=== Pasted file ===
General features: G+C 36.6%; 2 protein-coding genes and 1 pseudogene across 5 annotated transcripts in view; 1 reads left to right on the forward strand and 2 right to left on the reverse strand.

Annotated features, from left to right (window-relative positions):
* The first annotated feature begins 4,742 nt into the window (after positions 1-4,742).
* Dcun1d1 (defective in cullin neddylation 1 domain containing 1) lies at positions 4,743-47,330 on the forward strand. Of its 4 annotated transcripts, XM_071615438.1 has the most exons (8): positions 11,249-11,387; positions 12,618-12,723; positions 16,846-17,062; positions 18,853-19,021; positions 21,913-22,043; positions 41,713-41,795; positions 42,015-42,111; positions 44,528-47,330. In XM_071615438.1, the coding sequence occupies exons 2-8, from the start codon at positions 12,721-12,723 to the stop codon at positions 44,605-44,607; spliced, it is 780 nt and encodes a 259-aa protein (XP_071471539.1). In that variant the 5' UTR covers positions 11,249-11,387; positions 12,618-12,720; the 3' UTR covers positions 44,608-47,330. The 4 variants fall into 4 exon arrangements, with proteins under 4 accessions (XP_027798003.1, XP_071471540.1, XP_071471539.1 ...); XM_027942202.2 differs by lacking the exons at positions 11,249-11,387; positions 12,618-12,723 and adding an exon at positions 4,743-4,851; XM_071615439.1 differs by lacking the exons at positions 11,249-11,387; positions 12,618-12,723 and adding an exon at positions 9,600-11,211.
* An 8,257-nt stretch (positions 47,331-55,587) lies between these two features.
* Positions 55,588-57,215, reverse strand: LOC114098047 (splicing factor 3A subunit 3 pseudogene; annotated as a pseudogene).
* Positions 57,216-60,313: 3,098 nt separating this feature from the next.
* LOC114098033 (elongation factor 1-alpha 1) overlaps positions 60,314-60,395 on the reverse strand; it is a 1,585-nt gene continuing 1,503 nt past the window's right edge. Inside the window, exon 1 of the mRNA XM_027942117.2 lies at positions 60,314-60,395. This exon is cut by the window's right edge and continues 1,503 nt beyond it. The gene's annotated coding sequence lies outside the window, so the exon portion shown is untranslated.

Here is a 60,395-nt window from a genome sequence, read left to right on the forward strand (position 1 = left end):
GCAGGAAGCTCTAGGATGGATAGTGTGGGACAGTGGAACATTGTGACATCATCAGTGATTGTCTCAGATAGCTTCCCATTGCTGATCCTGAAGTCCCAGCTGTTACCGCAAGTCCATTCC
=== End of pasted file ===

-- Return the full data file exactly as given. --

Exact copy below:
General features: G+C 36.6%; 2 protein-coding genes and 1 pseudogene across 5 annotated transcripts in view; 1 reads left to right on the forward strand and 2 right to left on the reverse strand.

Annotated features, from left to right (window-relative positions):
* The first annotated feature begins 4,742 nt into the window (after positions 1-4,742).
* Dcun1d1 (defective in cullin neddylation 1 domain containing 1) lies at positions 4,743-47,330 on the forward strand. Of its 4 annotated transcripts, XM_071615438.1 has the most exons (8): positions 11,249-11,387; positions 12,618-12,723; positions 16,846-17,062; positions 18,853-19,021; positions 21,913-22,043; positions 41,713-41,795; positions 42,015-42,111; positions 44,528-47,330. In XM_071615438.1, the coding sequence occupies exons 2-8, from the start codon at positions 12,721-12,723 to the stop codon at positions 44,605-44,607; spliced, it is 780 nt and encodes a 259-aa protein (XP_071471539.1). In that variant the 5' UTR covers positions 11,249-11,387; positions 12,618-12,720; the 3' UTR covers positions 44,608-47,330. The 4 variants fall into 4 exon arrangements, with proteins under 4 accessions (XP_027798003.1, XP_071471540.1, XP_071471539.1 ...); XM_027942202.2 differs by lacking the exons at positions 11,249-11,387; positions 12,618-12,723 and adding an exon at positions 4,743-4,851; XM_071615439.1 differs by lacking the exons at positions 11,249-11,387; positions 12,618-12,723 and adding an exon at positions 9,600-11,211.
* An 8,257-nt stretch (positions 47,331-55,587) lies between these two features.
* Positions 55,588-57,215, reverse strand: LOC114098047 (splicing factor 3A subunit 3 pseudogene; annotated as a pseudogene).
* Positions 57,216-60,313: 3,098 nt separating this feature from the next.
* LOC114098033 (elongation factor 1-alpha 1) overlaps positions 60,314-60,395 on the reverse strand; it is a 1,585-nt gene continuing 1,503 nt past the window's right edge. Inside the window, exon 1 of the mRNA XM_027942117.2 lies at positions 60,314-60,395. This exon is cut by the window's right edge and continues 1,503 nt beyond it. The gene's annotated coding sequence lies outside the window, so the exon portion shown is untranslated.

Here is a 60,395-nt window from a genome sequence, read left to right on the forward strand (position 1 = left end):
GCAGGAAGCTCTAGGATGGATAGTGTGGGACAGTGGAACATTGTGACATCATCAGTGATTGTCTCAGATAGCTTCCCATTGCTGATCCTGAAGTCCCAGCTGTTACCGCAAGTCCATTCC